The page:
We examined 16 drug-native, first episode psychosis patient and 16 healthy controls using PET and the TSPO radioligand 11C-PBR28 [Collste et al). There was a significant reduction of 11C-PBR28 binding in patients compared to healthy controls in gray matter (GM) as well as in secondary regions. In this limited sample, there was no correlation between GM binding and clinical or cognitive measures after correction for multiple comparisons. The observed decrease in TSPO binding suggests reduced number or altered function of immune cells in brain in early stage schizophrenia.
Tests with the PET insert.
The Mindview system is integrated by a PET insert enclosing a two-channel radiofrequency head coil. The integrated system lays on the bed of the Siemens Biograph mMR at the height of where the patient head is usually located. The Mindview system is connected to a cabinet at the back of the room, containing the acquisition electronics, through a shielded cable. The cabinet is located beyond the 5 GAUSS line not to disturb the electromagnetic field of the mMR scanner. The cabinet is connected to an isolated power socket in the Siemens mMR room, connecting the ground of the Faraday cage, the Siemens mMR scanner and the Mindview system, thus avoiding differences of potential between the systems.
The PET system consists of 20 PET detectors with temperature sensors and a cooling system, based on circulating air extracted from the Siemens mMR room that keeps the detectors at a stable temperature of 27.5°. Scans as long as 7 hours have been acquired while the temperature was monitored, not observing any visible variation in the temperature of the detectors. The performance of the PET insert has been investigated while running typical MRI sequences used in clinical routine, including some of the most aggressive sequences (strong gradients) like EPI and dual-UTE, not observing any variations in the PET performance.
The PET insert is covered in PMMA and is in direct contact with the RF coil on its inner surface. The RF coil has an inner diameter of 250 mm and outer diameter of 330 mm, matching the inner diameter of the PET insert. The material of the cover is fiber glass, providing mechanical strength and electrical safety. The RF coil contains watchdogs that limit the maximum power of the amplifiers, avoiding possible heatup in the electronics. Figure 1 shows the Mindview PET insert with the cabinet and the radiofrequency coil that used for reception.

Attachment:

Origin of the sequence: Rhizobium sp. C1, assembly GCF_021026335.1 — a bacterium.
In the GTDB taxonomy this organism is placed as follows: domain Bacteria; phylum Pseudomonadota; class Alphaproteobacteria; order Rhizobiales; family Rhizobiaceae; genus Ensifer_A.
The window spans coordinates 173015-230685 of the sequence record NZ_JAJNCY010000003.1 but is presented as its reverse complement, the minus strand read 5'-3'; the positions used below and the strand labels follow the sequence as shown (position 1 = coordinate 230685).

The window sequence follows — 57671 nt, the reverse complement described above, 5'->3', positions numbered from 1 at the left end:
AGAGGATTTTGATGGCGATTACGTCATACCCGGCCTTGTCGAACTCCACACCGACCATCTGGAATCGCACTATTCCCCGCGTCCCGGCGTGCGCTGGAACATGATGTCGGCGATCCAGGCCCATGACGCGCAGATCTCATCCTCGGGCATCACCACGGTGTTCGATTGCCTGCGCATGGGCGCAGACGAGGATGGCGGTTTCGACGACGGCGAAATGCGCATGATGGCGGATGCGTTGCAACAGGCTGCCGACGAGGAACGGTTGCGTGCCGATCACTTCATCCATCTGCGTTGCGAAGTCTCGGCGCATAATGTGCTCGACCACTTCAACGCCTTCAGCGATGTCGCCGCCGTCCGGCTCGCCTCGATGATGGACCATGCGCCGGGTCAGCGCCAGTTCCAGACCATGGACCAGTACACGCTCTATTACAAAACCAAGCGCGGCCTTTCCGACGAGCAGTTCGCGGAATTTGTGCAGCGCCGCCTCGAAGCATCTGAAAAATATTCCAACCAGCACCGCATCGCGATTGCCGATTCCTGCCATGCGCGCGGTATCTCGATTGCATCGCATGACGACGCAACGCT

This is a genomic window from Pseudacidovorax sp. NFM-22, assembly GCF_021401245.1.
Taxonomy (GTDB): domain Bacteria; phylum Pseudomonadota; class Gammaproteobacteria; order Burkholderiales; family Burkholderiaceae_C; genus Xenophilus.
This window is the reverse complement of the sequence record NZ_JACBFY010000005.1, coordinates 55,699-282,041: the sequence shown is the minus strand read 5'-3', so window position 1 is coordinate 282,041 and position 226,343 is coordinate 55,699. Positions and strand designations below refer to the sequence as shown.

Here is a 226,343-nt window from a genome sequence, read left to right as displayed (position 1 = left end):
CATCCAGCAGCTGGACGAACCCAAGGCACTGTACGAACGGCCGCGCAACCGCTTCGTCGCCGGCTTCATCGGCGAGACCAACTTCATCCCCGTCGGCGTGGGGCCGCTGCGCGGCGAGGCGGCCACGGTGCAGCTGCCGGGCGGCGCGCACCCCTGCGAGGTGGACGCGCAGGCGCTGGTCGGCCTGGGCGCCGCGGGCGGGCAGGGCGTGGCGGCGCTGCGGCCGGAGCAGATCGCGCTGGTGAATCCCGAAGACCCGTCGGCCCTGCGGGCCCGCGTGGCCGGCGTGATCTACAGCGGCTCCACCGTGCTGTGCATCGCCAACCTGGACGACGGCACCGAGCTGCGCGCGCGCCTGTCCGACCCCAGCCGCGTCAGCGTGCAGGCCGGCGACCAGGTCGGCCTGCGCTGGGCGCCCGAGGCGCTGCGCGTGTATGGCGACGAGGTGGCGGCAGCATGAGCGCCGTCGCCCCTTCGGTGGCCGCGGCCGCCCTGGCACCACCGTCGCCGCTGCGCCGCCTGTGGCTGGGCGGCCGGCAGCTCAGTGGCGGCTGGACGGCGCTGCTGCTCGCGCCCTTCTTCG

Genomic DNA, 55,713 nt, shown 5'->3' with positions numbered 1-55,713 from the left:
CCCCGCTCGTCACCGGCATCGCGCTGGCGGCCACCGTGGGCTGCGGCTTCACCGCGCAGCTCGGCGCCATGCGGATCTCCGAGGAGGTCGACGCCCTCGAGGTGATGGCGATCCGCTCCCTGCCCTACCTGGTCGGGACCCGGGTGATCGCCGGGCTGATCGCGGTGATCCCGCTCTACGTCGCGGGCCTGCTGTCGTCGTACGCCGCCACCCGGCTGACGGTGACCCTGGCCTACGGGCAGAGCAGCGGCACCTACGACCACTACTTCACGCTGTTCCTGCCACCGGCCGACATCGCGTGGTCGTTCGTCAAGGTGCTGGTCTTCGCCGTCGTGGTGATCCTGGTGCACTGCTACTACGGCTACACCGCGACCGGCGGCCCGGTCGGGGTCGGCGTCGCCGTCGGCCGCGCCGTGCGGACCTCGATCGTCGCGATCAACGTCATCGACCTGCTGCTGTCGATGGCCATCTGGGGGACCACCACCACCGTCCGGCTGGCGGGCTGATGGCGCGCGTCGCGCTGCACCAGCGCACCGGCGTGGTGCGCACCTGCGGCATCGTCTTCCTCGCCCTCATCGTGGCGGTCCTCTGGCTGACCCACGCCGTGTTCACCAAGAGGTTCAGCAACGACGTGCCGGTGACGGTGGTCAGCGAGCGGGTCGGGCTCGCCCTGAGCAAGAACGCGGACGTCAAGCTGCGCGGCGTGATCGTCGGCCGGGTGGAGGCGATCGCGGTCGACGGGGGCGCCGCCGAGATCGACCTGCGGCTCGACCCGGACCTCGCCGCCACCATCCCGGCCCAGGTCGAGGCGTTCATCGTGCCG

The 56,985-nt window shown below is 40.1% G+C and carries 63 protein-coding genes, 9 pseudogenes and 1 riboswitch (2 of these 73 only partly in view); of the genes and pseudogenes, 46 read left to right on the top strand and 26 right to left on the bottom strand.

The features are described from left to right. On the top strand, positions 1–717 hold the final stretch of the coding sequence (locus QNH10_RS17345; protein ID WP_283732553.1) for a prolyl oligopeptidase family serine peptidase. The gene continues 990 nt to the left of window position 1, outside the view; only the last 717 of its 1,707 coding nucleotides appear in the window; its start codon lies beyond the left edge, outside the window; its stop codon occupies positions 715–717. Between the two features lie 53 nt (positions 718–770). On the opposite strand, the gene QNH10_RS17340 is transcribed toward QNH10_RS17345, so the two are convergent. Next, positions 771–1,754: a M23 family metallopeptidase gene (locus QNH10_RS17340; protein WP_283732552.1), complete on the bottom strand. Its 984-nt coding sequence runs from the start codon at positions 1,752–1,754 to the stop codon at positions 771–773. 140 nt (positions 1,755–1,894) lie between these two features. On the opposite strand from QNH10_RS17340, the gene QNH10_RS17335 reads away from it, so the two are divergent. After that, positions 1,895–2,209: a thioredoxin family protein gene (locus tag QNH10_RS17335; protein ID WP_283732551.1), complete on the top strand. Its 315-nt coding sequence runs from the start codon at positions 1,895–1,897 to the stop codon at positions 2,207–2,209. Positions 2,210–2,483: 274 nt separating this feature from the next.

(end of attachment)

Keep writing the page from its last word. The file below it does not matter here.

Electrical safety tests following the IEC 60601-1, developed for medical electrical equipment, have been performed in the PET insert and the RF coil, passing both systems all the tests.
Imaging procedures
According to an established clinical protocol, subjects are to be injected with a 5 mCi 18F-FDG PET at rest, after fasting for at least 6 h before scanning. Image acquisition is started 30 min post-injection. To avoid a negative bias towards the MindVew system, patients are to be examined alternately: a half of them undergo imaging in the MindView, another half in the hybrid PET/MR scanner first. This first scan immediately follows the second scan, in the hybrid PET/MR or MindView, respectively. The routine clinical scan in the PET/MR systems takes 35 min, in the MindView 15 min. Study subjects are not exposed to any additional radiation due to the imaging with the MindView system.
The MindView system is described above. Technical specifications of the PET/MR scanner Siemens Biograph mMR (referred to as mMR thereafter) are summarized elsewhere (Delso et al., 2011). The construction allows a simultaneous acquisition of PET and MR signal from the same body volume, thus enabling to simplify logistics and save time. Unlike CT (in a PET/CT system), MRI does not use ionizing radiation. The camera consists of a high-end 3T MRI scanner (technically corresponding to the Siemens Verio system) that harbors a fully functional state-of-the-art avalanche photodiode-based PET system within its gantry. The PET scanner has a spatial resolution of 4.3 at 1 cm and of 5.0 mm at 10 cm from the transverse FOV and a sensitivity of 15.0 kcps/MBq at the center of the FOV.
PET insert evaluation
TUM has evaluated the image quality provided with the MindView system and compare it with a clinically established whole body hybrid PET/MR system Siemens Biograph mMR (referred to as mMR system hereafter). It has been successfully functioning in our Department since 2010. Our work can be arbitarily subdivided into three consecutive parts: phantom measurements, first human measurement, and a prospective study in a patient population.

First human subject